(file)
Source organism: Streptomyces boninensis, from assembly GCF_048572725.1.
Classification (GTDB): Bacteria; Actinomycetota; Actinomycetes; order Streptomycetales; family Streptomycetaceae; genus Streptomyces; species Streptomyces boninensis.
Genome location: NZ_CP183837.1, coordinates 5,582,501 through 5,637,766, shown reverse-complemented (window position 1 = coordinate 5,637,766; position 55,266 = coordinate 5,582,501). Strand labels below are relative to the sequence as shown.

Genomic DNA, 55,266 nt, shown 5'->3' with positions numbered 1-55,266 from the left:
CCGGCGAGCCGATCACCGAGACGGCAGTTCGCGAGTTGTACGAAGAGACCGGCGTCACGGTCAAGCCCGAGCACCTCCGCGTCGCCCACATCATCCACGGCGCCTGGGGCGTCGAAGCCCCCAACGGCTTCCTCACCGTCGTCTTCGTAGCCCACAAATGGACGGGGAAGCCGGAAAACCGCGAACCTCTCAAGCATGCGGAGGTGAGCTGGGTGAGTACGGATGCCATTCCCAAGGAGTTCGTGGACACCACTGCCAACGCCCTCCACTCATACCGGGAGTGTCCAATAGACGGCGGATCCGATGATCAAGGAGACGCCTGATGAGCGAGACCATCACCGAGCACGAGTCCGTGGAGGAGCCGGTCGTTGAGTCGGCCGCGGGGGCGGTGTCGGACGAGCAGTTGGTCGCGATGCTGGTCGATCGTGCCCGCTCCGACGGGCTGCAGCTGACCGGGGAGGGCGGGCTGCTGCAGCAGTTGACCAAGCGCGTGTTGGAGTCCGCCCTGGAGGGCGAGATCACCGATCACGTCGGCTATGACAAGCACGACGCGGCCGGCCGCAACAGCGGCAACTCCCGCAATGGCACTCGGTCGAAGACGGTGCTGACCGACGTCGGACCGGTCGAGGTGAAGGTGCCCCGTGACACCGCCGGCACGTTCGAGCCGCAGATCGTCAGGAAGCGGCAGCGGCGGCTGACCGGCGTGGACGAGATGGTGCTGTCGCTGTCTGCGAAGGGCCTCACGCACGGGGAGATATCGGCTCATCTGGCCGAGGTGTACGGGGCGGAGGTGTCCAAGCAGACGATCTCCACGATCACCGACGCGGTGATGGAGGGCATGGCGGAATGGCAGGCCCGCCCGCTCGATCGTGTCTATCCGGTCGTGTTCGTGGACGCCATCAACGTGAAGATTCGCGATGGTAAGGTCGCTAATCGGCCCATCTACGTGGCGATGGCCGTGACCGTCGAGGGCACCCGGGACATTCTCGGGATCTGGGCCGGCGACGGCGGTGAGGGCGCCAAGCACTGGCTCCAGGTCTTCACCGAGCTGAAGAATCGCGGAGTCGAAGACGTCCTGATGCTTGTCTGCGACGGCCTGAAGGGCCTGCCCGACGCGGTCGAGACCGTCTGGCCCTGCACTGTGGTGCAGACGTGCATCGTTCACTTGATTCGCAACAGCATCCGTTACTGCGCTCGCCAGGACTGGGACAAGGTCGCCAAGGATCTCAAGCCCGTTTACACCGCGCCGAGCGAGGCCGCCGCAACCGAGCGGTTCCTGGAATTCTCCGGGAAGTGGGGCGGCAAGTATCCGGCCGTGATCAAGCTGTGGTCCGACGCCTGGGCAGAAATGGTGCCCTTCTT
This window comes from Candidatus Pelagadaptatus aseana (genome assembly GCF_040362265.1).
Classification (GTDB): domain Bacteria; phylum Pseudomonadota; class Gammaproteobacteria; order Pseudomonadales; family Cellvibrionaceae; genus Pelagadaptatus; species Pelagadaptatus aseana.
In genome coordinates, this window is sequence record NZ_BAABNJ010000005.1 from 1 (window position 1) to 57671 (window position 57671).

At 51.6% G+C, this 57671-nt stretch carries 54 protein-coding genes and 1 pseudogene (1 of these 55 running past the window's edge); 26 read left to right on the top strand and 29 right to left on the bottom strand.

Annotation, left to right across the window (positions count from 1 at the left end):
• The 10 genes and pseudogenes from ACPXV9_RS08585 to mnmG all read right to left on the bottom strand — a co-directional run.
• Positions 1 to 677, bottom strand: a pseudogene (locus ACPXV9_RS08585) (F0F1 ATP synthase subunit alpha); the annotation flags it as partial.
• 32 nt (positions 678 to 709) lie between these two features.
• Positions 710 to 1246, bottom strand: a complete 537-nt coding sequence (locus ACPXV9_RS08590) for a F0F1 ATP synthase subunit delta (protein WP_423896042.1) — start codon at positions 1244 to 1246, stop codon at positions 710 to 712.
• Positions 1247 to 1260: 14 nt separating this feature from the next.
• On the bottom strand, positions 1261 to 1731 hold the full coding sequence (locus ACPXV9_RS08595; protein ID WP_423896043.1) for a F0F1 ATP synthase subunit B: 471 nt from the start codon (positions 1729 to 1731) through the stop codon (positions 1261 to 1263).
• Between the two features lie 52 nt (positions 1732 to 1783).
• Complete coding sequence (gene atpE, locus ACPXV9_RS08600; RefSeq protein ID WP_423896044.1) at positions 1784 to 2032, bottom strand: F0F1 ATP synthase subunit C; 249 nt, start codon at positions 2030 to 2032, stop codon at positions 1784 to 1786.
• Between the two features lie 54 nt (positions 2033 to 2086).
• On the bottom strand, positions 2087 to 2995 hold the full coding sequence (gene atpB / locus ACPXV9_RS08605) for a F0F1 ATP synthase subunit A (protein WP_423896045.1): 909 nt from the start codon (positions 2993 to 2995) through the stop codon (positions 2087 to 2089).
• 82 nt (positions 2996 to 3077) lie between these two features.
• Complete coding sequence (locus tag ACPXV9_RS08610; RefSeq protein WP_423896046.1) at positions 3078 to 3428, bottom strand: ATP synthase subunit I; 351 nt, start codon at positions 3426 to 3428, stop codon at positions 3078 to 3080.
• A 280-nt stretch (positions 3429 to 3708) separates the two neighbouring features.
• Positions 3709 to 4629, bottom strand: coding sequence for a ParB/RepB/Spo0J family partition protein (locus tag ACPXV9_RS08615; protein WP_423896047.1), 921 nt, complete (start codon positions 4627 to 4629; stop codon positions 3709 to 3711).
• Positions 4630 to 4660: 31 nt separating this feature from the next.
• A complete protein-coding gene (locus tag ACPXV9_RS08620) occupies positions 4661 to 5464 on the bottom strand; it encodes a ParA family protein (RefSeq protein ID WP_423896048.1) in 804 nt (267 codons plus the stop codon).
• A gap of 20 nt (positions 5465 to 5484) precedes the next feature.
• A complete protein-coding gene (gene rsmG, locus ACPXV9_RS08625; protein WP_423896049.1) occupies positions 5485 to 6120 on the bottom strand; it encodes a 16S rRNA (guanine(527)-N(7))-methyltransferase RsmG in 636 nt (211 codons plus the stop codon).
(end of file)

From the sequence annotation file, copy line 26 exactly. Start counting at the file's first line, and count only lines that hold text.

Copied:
• A complete protein-coding gene (locus tag ACPXV9_RS08620) occupies positions 4661 to 5464 on the bottom strand; it encodes a ParA family protein (RefSeq protein ID WP_423896048.1) in 804 nt (267 codons plus the stop codon).